A song composed to celebrate the defeat of the British army under Lord Chelmsford at the battle of Isandlwana in January 1879. The defeat brought a decisive end to the first British invasion of Zululand. The Zulu king was Cetshwayo, son of Mphande and grandson of Senzangakhona, and his chief Nduna, or commander of the Zulu army, was Ntshingwayo kaMahole Khjoza.

The song was printed without attribution in the Times newspaper in 1879. The British had a odd fascination with the Zulu people, partly as an archetype of the “noble savage”, but one they respected for their traditions and fighting ability. Baden-Powell honed his military scouting skills amidst the Zulu in the early 1880s in the Natal province of South Africa. The Scouting movement that he established for youths adopted the left-hand handshake and other ideas from the Zulu initiation rites for young men.

The defeat of the British in 1879 had another effect on European politics. Napoléon Eugène Louis Jean Joseph Bonaparte, the last heir of the Bonapartes, had trained in England as a soldier and was one of the British forces that died in a skirmish with the Zulus. This led Benjamin Disraeli to comment:

A very remarkable people the Zulus: they defeat our generals, they convert our bishops, they have settled the fate of a great European dynasty.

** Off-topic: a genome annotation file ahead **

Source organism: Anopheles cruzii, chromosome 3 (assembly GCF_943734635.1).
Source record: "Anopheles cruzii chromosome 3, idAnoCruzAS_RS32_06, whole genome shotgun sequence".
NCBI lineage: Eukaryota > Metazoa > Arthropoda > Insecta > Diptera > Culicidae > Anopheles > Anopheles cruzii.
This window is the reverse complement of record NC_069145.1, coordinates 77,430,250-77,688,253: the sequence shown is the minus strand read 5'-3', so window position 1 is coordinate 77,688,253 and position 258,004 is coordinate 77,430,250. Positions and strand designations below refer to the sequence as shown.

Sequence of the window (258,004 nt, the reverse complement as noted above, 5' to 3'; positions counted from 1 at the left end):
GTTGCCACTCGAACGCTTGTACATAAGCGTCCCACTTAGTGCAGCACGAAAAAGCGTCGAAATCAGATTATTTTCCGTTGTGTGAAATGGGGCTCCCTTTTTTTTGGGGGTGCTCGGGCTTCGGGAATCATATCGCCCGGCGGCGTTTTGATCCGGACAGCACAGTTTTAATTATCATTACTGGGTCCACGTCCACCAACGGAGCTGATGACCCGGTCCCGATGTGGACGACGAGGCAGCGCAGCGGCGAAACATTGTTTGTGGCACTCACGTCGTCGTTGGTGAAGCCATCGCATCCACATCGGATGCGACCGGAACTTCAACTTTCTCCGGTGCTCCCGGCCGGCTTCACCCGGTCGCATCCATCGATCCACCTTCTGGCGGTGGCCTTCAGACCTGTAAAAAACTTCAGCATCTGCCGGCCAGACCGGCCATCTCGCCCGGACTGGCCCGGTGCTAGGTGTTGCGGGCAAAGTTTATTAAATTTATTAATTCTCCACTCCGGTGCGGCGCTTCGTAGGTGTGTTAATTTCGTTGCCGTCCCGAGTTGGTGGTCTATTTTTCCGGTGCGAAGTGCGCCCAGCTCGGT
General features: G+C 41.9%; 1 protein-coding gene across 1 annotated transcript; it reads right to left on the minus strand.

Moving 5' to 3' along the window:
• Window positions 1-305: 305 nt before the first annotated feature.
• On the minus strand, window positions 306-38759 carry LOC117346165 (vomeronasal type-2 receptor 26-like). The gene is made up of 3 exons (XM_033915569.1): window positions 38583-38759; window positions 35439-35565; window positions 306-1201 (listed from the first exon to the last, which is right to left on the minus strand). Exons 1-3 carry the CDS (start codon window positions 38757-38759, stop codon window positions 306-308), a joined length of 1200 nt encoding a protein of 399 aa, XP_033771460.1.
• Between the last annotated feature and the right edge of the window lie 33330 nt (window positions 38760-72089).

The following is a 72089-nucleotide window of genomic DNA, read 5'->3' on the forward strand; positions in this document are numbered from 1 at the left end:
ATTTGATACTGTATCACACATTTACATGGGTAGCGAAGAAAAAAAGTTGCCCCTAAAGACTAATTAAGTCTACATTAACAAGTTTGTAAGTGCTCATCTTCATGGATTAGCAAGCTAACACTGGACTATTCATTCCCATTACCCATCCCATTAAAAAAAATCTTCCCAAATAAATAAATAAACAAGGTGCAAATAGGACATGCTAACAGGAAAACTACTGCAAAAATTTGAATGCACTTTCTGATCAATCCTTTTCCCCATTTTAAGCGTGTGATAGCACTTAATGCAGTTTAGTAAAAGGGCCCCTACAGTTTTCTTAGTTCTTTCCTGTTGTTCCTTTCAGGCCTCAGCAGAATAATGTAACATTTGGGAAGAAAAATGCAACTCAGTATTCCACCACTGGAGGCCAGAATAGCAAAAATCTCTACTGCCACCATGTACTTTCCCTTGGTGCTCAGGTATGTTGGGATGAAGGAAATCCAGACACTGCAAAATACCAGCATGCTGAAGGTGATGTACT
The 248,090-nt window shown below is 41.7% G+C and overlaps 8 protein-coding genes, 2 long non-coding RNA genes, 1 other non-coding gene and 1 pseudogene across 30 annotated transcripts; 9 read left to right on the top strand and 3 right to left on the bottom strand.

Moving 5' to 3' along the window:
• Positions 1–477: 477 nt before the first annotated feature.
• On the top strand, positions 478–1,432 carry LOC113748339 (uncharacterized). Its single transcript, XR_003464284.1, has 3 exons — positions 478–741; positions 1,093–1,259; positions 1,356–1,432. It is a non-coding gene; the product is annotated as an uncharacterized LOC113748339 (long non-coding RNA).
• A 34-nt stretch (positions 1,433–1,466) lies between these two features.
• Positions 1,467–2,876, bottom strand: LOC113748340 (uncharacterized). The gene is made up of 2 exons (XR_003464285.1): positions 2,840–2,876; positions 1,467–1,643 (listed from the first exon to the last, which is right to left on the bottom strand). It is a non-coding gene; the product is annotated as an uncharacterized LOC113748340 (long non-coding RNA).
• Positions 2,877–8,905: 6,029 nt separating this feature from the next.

Thou the great and mighty chief! (1)
Thou hast an army!
The son of Sogica sent his forces (2)
We destroyed them!
The Amasoja came! (3)
We destroyed them!
The mounted soldiers came!
We destroyed them!
The Amalenja came! (4)
We destroyed them!
The Hongai came! (5)
We destroyed them!
Thou the great Chief! Thou who hast an army!
When will they dare to repeat their attack?

Printed anonymously in The Times (London),
31 July, 1879, p.10


Footnotes

  1. Cetshwayo kaMphande, Zulu king from the death of Mphande in 1872 to Cetshwayo’s defeat by the British at the Battle of Ulundi in 1879. He died in 1883, from wounds caused in a war between different Zulu factions. He is commemorated as the last independent Zulu king and, for his victory at Isandlwana, as great a miltary genius as Shaka.
  2. Theophilus Shepstone
  3. The British soldiers
  4. The African Natal volunteers
  5. The Natal mounted police